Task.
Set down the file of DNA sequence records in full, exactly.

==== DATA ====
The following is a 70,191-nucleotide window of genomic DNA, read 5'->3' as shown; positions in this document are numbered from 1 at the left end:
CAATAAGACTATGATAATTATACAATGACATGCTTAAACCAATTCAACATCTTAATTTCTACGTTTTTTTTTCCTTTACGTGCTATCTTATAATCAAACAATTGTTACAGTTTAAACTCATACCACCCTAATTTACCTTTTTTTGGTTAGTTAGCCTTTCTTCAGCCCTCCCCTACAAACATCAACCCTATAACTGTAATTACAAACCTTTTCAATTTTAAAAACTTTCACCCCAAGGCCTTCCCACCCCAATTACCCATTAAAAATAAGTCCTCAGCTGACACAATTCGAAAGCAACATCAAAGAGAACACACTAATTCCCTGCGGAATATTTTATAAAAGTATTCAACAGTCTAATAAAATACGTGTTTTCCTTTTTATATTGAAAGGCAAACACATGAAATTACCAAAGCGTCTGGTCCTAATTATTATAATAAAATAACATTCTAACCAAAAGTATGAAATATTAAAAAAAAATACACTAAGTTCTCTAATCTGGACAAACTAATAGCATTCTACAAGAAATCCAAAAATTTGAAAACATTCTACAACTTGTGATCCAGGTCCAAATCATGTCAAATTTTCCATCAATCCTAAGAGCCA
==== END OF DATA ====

The following is a 70,191-nucleotide window of genomic DNA, read 5'->3' as shown; positions in this document are numbered from 1 at the left end:
CAATAAGACTATGATAATTATACAATGACATGCTTAAACCAATTCAACATCTTAATTTCTACGTTTTTTTTTCCTTTACGTGCTATCTTATAATCAAACAATTGTTACAGTTTAAACTCATACCACCCTAATTTACCTTTTTTTGGTTAGTTAGCCTTTCTTCAGCCCTCCCCTACAAACATCAACCCTATAACTGTAATTACAAACCTTTTCAATTTTAAAAACTTTCACCCCAAGGCCTTCCCACCCCAATTACCCATTAAAAATAAGTCCTCAGCTGACACAATTCGAAAGCAACATCAAAGAGAACACACTAATTCCCTGCGGAATATTTTATAAAAGTATTCAACAGTCTAATAAAATACGTGTTTTCCTTTTTATATTGAAAGGCAAACACATGAAATTACCAAAGCGTCTGGTCCTAATTATTATAATAAAATAACATTCTAACCAAAAGTATGAAATATTAAAAAAAAATACACTAAGTTCTCTAATCTGGACAAACTAATAGCATTCTACAAGAAATCCAAAAATTTGAAAACATTCTACAACTTGTGATCCAGGTCCAAATCATGTCAAATTTTCCATCAATCCTAAGAGCCA